NYSE Group Inc. said Thursday that an audit of its trading safeguards found that policies and procedures are "reasonably designed" and effective in detecting and stopping trading violations.
However, the operator of the New York Stock Exchange said there is no guarantee the exchange's regulations can stop a future trading scandal similar to the one that occurred in 2005. NYSE Group issued the caution in its 2006 annual report filed with the Securities and Exchange Commission.
Federal regulators cracked down on the exchange and former floor traders in 2005 for unlawful trading. The SEC said the exchange had failed to stop specialists, or floor traders, from bilking investors out of more than $158 million.
The traders improperly traded in several ways, including trading ahead of customer orders and "interpositioning" their firms' dealer accounts between customer orders, the SEC said.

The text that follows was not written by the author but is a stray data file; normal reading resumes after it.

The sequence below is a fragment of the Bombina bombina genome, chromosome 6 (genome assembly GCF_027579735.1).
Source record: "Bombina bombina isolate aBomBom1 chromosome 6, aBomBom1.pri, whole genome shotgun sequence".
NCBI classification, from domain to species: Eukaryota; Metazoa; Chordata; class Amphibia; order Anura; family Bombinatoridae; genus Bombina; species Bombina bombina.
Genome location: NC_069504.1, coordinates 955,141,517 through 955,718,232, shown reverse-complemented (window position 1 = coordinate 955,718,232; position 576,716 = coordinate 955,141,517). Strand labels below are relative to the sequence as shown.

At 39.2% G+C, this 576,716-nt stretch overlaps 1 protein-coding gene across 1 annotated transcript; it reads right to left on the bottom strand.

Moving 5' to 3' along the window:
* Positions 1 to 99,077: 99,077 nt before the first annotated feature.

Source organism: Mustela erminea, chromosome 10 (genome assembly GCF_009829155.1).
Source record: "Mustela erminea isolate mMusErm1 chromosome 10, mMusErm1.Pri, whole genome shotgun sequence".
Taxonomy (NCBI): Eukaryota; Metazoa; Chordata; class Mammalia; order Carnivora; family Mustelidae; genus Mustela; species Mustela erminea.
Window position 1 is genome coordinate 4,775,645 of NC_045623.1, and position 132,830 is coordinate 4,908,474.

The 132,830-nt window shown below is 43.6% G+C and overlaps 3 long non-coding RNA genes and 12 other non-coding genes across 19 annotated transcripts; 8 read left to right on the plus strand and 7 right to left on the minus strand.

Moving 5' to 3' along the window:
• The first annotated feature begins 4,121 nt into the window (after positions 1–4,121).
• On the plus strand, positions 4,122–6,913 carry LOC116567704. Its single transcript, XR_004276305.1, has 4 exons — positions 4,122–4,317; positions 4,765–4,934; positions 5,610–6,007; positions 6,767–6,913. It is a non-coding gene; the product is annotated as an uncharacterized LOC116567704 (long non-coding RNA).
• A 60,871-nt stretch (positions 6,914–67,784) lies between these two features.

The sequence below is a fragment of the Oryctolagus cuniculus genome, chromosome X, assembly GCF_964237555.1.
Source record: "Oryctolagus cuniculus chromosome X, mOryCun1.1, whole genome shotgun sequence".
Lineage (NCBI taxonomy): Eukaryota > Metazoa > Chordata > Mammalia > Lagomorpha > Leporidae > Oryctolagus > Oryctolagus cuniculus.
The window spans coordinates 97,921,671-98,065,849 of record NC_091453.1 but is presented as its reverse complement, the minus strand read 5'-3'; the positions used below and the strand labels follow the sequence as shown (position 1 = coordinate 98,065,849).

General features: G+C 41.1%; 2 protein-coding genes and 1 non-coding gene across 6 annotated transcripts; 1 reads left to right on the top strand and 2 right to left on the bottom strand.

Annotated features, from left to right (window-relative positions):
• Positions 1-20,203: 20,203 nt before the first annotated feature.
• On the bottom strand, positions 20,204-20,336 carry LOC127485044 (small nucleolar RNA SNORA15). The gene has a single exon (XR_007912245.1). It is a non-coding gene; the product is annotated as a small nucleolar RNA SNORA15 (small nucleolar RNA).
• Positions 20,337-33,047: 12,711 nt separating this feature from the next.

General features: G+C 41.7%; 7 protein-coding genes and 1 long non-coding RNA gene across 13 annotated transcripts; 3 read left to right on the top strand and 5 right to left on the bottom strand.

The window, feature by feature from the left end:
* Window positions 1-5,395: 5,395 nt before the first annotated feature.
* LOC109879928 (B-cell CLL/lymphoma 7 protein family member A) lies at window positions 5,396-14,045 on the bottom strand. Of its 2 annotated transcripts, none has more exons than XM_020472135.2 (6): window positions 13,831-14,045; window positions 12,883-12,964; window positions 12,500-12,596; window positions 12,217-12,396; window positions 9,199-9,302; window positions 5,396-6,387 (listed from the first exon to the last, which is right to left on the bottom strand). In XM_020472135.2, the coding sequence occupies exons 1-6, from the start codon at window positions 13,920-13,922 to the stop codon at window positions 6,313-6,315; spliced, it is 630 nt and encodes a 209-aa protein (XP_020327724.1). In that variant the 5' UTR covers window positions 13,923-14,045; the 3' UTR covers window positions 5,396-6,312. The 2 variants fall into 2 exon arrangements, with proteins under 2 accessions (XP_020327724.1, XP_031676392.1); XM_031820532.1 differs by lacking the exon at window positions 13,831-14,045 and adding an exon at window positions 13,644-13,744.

The SEC reached a settlement with NYSE Group that in part required the company to set up a $20 million reserve fund to retain an auditor to conduct audits of the exchange's regulatory programs every two years through 2011.
The regulatory auditor, James H. Cheek III of Bass, Berry & Sims PLC, reported to NYSE Group on March 15, according to the annual report filed Thursday. The audit covered the two years ended Dec. 31, 2006.